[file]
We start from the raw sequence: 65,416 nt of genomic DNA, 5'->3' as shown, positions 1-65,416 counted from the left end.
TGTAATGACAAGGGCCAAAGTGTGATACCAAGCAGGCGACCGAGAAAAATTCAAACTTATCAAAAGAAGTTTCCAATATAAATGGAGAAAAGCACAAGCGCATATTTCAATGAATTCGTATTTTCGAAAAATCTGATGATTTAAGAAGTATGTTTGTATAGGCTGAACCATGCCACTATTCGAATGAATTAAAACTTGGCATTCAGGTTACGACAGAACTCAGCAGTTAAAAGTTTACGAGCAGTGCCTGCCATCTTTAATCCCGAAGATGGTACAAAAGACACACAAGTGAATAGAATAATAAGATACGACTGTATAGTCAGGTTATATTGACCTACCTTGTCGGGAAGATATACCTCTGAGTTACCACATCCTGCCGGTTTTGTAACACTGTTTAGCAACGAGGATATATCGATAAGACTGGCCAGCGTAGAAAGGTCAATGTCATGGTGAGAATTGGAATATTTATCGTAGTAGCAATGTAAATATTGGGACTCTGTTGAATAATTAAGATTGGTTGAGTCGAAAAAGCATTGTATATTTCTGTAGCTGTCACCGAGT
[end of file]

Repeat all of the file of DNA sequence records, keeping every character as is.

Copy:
We start from the raw sequence: 65,416 nt of genomic DNA, 5'->3' as shown, positions 1-65,416 counted from the left end.
TGTAATGACAAGGGCCAAAGTGTGATACCAAGCAGGCGACCGAGAAAAATTCAAACTTATCAAAAGAAGTTTCCAATATAAATGGAGAAAAGCACAAGCGCATATTTCAATGAATTCGTATTTTCGAAAAATCTGATGATTTAAGAAGTATGTTTGTATAGGCTGAACCATGCCACTATTCGAATGAATTAAAACTTGGCATTCAGGTTACGACAGAACTCAGCAGTTAAAAGTTTACGAGCAGTGCCTGCCATCTTTAATCCCGAAGATGGTACAAAAGACACACAAGTGAATAGAATAATAAGATACGACTGTATAGTCAGGTTATATTGACCTACCTTGTCGGGAAGATATACCTCTGAGTTACCACATCCTGCCGGTTTTGTAACACTGTTTAGCAACGAGGATATATCGATAAGACTGGCCAGCGTAGAAAGGTCAATGTCATGGTGAGAATTGGAATATTTATCGTAGTAGCAATGTAAATATTGGGACTCTGTTGAATAATTAAGATTGGTTGAGTCGAAAAAGCATTGTATATTTCTGTAGCTGTCACCGAGT